Submitted by New Media Rights last modified Thu, 09/11/2014 - 2:20pm
What is 3D printing?
Before we get too far into the law surrounding 3D printing, it’s helpful to know what 3D printing actually is. In many ways, a 3D printer is just like the printer you have at home: it uses a computer file as a blueprint; it uses ink; and it prints in layers to build up a final product. However, unlike your printer at home, it can print three-dimensional objects and use a wide variety of substances and materials for “ink.” What sets 3D printing apart from regular manufacturing is that 3D printing uses a layering process to create the object, as opposed to filing down a block of material.
Admittedly, this is a very cursory introduction to how 3D printing works. For some online sources explaining the mechanics of 3D printing, check out “How 3-D Printing Works” and “How 3D Printers Work”. If you’re in the San Diego area and are really interested in some hands-on time with a 3D printer, check out FABLAB San Diego for opportunities to learn about 3D printing by doing.
How are 3D-printable files created?
Before we talk about who owns a 3D-printable file, it’s helpful to know how exactly 3D printed files are created. Currently, there are two ways to create a 3D-printable file. One way is to use a 3D scanner, and scan an existing object to create a 3D-printable file, much like you would with a 2D scanner. Another way is to create a 3D-printable file on the computer, creating a Computer-Aided Design file (“CAD”). CAD files are 3D drawings typically used as a ‘blueprint’ by architects, engineers, and designers. Currently there are two popular formats for 3D-printable files: CAD and STL. CAD files are easily created, read, and edited by 3D drawing software. STL files have limited editing features, but can be easily read by the 3D printer.
Laws that relate to 3D Printing
There are three overarching types of intellectual property that relate to 3D printing: copyright, patent, and trademark.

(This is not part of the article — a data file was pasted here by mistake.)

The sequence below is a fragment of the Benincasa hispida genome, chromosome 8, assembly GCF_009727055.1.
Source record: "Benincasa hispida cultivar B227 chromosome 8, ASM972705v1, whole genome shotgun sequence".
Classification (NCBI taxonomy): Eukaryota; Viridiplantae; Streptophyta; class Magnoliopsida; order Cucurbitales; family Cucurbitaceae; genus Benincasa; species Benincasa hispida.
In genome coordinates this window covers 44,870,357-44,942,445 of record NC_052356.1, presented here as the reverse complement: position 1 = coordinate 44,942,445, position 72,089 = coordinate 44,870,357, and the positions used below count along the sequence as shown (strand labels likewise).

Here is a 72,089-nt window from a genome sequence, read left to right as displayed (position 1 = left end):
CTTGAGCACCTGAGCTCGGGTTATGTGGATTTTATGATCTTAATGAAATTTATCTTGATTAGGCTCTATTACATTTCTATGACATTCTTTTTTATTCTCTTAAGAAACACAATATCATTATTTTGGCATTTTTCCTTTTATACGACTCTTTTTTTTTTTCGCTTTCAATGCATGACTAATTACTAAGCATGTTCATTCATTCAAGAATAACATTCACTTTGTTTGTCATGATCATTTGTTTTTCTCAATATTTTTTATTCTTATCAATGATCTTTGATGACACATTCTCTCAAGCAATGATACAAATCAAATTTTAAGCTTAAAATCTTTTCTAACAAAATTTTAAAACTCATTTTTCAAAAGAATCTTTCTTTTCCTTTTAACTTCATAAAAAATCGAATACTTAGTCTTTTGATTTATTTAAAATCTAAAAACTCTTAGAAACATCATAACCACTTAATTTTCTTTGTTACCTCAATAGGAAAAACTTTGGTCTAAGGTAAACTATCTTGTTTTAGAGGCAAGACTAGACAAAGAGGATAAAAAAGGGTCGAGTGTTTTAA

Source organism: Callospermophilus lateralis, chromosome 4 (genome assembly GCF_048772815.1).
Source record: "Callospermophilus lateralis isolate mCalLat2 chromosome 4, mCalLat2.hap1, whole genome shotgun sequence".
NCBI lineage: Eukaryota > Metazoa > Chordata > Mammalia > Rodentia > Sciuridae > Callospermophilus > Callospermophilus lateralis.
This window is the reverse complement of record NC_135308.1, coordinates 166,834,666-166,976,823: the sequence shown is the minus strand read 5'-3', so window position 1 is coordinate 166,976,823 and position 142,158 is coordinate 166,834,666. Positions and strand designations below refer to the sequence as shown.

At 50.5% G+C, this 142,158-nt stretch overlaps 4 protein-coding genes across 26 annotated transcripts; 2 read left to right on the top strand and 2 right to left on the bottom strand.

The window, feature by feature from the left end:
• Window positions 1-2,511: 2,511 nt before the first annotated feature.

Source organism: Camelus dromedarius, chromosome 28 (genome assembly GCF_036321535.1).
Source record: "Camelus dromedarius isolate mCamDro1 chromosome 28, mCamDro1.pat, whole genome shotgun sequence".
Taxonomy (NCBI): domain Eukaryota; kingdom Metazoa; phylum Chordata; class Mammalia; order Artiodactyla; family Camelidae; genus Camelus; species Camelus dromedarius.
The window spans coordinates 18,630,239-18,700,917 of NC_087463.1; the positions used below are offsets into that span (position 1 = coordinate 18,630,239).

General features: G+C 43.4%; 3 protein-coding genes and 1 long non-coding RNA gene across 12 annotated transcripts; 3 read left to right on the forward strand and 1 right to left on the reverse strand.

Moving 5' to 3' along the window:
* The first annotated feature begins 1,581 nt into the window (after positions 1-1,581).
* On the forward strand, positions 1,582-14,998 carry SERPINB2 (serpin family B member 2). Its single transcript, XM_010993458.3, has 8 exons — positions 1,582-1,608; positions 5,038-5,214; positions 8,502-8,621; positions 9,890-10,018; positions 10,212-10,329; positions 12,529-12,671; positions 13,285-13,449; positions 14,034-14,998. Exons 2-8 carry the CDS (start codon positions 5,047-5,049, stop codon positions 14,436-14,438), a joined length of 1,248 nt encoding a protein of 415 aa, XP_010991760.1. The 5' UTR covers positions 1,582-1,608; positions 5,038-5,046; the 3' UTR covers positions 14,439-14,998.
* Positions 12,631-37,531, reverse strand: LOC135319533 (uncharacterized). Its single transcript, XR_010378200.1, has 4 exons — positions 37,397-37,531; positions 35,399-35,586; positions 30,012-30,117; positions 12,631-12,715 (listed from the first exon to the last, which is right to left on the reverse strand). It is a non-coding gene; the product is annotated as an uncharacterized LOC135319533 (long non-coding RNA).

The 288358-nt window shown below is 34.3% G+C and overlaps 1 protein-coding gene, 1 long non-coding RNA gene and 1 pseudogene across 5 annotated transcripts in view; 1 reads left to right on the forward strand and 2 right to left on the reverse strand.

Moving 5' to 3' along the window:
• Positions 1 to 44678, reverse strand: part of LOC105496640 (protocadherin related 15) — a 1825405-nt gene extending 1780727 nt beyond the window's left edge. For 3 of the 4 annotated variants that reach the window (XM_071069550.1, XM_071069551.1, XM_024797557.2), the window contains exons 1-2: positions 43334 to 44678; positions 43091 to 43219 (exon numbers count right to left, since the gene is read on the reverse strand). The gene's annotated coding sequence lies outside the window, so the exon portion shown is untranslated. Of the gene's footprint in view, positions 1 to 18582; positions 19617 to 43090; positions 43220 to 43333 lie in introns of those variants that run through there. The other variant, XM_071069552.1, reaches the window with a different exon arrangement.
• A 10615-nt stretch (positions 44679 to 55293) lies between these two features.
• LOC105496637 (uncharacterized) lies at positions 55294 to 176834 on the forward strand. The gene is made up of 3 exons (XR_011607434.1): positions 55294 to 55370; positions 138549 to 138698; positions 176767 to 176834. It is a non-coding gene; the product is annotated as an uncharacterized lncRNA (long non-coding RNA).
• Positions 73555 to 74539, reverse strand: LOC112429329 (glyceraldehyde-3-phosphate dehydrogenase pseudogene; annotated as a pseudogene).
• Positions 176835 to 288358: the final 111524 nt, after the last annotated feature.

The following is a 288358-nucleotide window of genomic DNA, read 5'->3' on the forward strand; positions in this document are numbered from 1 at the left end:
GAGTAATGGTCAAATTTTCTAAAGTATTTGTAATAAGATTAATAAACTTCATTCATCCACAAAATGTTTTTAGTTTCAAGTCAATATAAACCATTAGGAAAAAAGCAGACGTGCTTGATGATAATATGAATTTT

Copyright law protects original creative expression such as sculptures, books, movies. But the bar for creative expression is pretty low, even things like a child’s drawing or the design of a website qualify for copyright protection. Copyright protection is also automatic from the moment of creation; meaning just because something isn’t registered with the copyright office doesn’t mean it is not subject to copyright protection. A more detailed explanation of copyright law can be found near the end of the guide here.
Patent law protects leaps of invention such as new medicines, technologies and sometimes even software. Patent protection is not automatic and involves an expensive and time intensive registration process. A more detailed explanation patent law can be found near the end of the guide here.
Trademark law is a little bit different than copyright or patent law. Instead of protecting creativity or an idea, trademark law is designed to protect consumers. Trademark law provides the right to use a particular name, slogan, or logo in connection with goods or services, and is focused on ensuring consumers can identify the source of a good or service. A more detailed explanation Trademark law can be found near the end of the guide here.
If you have any other questions regarding 3D printing and the law please don’t hesitate to contact New Media Rights via our contact form.